Reviewed By: thisoldcan
Review Date: 3/7/17 11:58 pm
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In the final story of this set, looking to escape Collinsport after her disastrous marriage to Andrew, Amy Jennings (Stephanie Ellyne) has travelled to Paris to visit Roger and Elizabeth. But when she arrives, she finds that neither are there, and she meets and befriends a local man named Didier. But is there more to Didier than meets the eye, and could he be linked to Roger and Elizabeth’s disappearance? Stephanie Ellyne always sounds wonderful as the grown-up Amy Jennings, sounding fantastic in 2015’s *Bloodlust*, and her strong performance continues here. I quite liked how well Ellyne was able to portray Amy’s flustered nature throughout the story. Penelope Faith’s script was rather fantastic, with the idea that Amy was imagining dark forces the entire time, rather than there being logical explanations for everything. It was a nice twist on the regular Dark Shadows audio format, and elevated this story a lot. Overall, the last story of Phantom Melodies was a delightful story that gave a new twist on an old format; compounded by an interesting script from writer Penelope Faith and a strong performance by Stephanie Ellyne, this was an enjoyable release.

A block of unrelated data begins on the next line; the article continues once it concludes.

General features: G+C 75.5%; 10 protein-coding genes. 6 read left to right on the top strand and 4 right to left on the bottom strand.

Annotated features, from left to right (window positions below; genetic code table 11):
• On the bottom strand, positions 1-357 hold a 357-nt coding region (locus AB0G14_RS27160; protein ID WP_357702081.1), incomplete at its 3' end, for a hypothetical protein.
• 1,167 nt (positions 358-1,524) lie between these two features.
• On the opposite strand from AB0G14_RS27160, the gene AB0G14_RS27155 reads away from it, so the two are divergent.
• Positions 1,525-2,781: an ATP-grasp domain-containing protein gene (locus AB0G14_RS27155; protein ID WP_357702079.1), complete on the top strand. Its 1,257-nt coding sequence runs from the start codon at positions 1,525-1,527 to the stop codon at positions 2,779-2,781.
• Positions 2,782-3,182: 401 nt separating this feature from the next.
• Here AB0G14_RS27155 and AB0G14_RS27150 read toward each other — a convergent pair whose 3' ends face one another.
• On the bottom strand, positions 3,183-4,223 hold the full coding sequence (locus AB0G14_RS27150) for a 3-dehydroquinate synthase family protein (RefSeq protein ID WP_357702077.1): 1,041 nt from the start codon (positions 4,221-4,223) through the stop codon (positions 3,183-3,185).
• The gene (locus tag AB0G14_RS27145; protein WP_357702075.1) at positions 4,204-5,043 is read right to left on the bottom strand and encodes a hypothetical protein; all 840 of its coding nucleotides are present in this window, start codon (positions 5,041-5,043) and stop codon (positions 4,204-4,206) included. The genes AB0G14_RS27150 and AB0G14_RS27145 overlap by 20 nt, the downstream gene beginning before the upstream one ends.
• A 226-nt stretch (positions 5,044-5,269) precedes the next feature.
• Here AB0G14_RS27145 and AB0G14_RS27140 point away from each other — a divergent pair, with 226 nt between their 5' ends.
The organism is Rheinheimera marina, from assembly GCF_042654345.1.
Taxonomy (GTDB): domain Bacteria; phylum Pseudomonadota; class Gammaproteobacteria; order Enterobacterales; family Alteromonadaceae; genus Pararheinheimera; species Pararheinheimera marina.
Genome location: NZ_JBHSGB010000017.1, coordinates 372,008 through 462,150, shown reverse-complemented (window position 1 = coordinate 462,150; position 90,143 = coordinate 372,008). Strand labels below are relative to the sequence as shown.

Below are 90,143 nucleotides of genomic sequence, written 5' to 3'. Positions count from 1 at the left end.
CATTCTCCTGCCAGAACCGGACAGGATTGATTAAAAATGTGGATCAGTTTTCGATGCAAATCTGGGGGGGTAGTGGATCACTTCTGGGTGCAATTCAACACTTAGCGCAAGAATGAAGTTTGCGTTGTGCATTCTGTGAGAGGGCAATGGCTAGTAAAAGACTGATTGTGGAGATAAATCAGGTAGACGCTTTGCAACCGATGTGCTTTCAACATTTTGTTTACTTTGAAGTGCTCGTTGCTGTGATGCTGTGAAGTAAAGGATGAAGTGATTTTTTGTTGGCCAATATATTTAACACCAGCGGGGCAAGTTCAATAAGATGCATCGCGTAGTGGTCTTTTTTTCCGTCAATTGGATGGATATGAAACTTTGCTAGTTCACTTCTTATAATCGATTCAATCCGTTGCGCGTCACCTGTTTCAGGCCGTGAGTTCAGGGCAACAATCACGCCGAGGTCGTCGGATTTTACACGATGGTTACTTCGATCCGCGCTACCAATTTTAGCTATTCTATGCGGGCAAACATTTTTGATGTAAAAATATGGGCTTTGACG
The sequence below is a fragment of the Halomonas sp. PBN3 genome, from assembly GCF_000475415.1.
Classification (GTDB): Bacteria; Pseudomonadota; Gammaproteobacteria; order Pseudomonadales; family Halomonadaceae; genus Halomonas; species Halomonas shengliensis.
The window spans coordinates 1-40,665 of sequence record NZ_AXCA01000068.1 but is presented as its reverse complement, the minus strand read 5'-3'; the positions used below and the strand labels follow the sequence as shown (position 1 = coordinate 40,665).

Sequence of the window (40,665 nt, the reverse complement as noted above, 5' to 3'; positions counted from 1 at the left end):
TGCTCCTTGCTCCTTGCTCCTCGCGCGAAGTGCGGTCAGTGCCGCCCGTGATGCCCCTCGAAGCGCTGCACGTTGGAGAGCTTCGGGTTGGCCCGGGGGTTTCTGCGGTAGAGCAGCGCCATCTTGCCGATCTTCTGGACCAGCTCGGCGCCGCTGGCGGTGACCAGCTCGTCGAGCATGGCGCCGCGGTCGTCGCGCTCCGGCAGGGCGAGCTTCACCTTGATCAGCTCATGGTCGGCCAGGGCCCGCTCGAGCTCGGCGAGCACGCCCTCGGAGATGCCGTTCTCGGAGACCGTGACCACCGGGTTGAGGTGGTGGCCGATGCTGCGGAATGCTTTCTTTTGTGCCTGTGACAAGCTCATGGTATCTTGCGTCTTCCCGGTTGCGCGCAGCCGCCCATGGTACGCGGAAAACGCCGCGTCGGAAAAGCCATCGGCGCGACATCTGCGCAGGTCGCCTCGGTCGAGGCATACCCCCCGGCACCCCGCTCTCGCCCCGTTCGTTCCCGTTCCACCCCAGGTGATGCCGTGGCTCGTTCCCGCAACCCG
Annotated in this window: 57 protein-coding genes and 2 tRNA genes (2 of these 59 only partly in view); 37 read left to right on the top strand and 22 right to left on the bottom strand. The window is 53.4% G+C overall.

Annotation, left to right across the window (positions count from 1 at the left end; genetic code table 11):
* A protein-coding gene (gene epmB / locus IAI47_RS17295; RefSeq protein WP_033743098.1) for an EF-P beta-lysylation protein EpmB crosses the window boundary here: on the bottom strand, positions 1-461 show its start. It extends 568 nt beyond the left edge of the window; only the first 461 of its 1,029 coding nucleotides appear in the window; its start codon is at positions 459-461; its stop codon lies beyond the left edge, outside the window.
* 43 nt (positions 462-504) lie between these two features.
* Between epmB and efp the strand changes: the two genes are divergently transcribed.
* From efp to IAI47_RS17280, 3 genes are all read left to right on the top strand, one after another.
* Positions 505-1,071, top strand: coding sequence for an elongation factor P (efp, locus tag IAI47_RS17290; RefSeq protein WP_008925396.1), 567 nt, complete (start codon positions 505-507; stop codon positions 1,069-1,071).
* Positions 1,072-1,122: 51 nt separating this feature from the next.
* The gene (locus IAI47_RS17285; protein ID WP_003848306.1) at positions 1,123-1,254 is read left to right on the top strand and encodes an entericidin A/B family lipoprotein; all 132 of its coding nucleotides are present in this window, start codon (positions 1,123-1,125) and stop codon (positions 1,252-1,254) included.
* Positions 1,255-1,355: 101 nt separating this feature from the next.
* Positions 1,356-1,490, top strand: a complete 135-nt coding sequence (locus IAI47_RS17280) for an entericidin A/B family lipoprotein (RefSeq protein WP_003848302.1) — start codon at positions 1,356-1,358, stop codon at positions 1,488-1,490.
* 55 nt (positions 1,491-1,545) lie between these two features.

Overall, Phantom Melodies is a solid release. The second and final stories in particular are quite good, and while I felt that the opening story was a little lackluster overall, the release as a whole was extremely enjoyable to hear. Waterhouse and Collins both gave fantastic performances in their respective stories, and writers Penelope Faith and Ian Atkins delivered some excellent scripts for their two stories. I also quite enjoyed the different narrative styles used in nearly every story, from the first and final stories’ more straight usage of a dramatized audio book reading, the second story’s use of letters as the means through which the story is told, to the third story’s use of a telephone call to move the story forward. Overall, this release felt like an enjoyable, varied release, that was interesting, exciting, and great, at times. Final Grade: 7.25 (average of four scores)